All across the country, comedy shows are rising out of the concrete:
Shecky Magazine writes about a Denver reporter who is putting together a book about "indie comedy". The reporter, John Wenzel, recently wrote about the Denver collective Wrist Deep Productions who are seeing some great results:
...rowdy crowds have always been part of Tuesdays at the Squire. The open-mic contest typically draws 100 people to the cramped space, making it the bar's busiest night.but Wenzel makes sure to note that it didn't happen overnight:
And it doesn't even start until 11:15 p.m.
They paid their dues at nearly every comedy club, bar and music venue in town. After nine months of poor turnout, the Squire open-mic nights finally clicked and began drawing large crowds. That was almost four years ago.In the District of Columbia (a.k.a. "D.C."), the folks over at DCcomedy4now.com put on a bi-weekly stand-up show, "Top Shelf".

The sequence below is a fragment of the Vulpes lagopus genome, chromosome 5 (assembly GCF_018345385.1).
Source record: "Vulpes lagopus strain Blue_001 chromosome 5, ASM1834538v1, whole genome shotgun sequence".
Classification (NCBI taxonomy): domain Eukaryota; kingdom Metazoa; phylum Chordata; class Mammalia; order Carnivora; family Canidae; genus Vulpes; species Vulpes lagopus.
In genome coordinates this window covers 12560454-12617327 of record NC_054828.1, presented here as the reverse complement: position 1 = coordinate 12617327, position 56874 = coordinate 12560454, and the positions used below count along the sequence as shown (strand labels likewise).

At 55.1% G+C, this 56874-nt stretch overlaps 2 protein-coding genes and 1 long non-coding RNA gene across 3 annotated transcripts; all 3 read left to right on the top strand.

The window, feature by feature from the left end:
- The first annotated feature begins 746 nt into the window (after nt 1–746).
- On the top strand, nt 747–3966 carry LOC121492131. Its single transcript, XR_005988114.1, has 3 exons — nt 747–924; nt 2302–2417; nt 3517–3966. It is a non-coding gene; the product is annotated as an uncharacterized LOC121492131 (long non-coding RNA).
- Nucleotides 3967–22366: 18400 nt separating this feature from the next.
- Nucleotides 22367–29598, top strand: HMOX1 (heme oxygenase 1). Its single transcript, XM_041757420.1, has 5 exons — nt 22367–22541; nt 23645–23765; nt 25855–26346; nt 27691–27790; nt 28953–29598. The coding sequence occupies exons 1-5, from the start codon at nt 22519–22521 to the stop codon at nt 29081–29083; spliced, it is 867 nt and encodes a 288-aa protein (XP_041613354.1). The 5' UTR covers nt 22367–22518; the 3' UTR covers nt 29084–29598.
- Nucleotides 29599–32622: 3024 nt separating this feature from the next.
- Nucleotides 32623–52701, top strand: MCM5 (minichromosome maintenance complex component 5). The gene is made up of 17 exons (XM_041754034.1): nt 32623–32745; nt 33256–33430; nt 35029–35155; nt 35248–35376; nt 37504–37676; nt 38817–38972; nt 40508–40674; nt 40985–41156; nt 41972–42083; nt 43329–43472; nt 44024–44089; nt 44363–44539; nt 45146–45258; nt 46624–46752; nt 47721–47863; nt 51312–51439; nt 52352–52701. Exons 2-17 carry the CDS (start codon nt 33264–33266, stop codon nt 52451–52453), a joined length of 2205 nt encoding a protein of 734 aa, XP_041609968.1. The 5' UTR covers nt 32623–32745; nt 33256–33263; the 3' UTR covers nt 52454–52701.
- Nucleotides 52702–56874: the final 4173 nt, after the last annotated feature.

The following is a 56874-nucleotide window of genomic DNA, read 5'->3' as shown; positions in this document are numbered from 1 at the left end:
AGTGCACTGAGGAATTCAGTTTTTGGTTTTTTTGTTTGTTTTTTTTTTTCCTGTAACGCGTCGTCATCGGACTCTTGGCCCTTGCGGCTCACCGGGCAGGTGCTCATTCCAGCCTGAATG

Meanwhile, the Village Voice profiles Klaus Kinski and BrooklynVegan.com's new comedy show "Rock and ROFL" that combines sorta-under-the-radar NYC comics (Reggie Watts, Kumail Nanjiani, Sean O'Connor, etc.) with music (John Vanderslice, etc.).
And finally, in San Francisco, SFStandup.com presents a bunch of shows along with a new weekly show "Something People Like" with Chad Lehrman and Justin Lamb.
We'll keep you updated on what Philadelphia does next...